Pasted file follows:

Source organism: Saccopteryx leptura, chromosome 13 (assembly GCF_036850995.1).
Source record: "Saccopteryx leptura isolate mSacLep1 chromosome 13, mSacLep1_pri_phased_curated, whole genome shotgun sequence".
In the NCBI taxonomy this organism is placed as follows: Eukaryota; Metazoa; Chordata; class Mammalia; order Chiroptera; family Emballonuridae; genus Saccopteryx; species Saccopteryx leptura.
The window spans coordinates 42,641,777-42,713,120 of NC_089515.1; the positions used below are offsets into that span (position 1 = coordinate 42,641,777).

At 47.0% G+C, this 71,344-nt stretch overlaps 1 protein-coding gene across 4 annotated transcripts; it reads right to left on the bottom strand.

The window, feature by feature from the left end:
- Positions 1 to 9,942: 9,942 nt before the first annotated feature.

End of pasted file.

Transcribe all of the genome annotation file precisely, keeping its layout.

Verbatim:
Source organism: Saccopteryx leptura, chromosome 13 (assembly GCF_036850995.1).
Source record: "Saccopteryx leptura isolate mSacLep1 chromosome 13, mSacLep1_pri_phased_curated, whole genome shotgun sequence".
In the NCBI taxonomy this organism is placed as follows: Eukaryota; Metazoa; Chordata; class Mammalia; order Chiroptera; family Emballonuridae; genus Saccopteryx; species Saccopteryx leptura.
The window spans coordinates 42,641,777-42,713,120 of NC_089515.1; the positions used below are offsets into that span (position 1 = coordinate 42,641,777).

At 47.0% G+C, this 71,344-nt stretch overlaps 1 protein-coding gene across 4 annotated transcripts; it reads right to left on the bottom strand.

The window, feature by feature from the left end:
- Positions 1 to 9,942: 9,942 nt before the first annotated feature.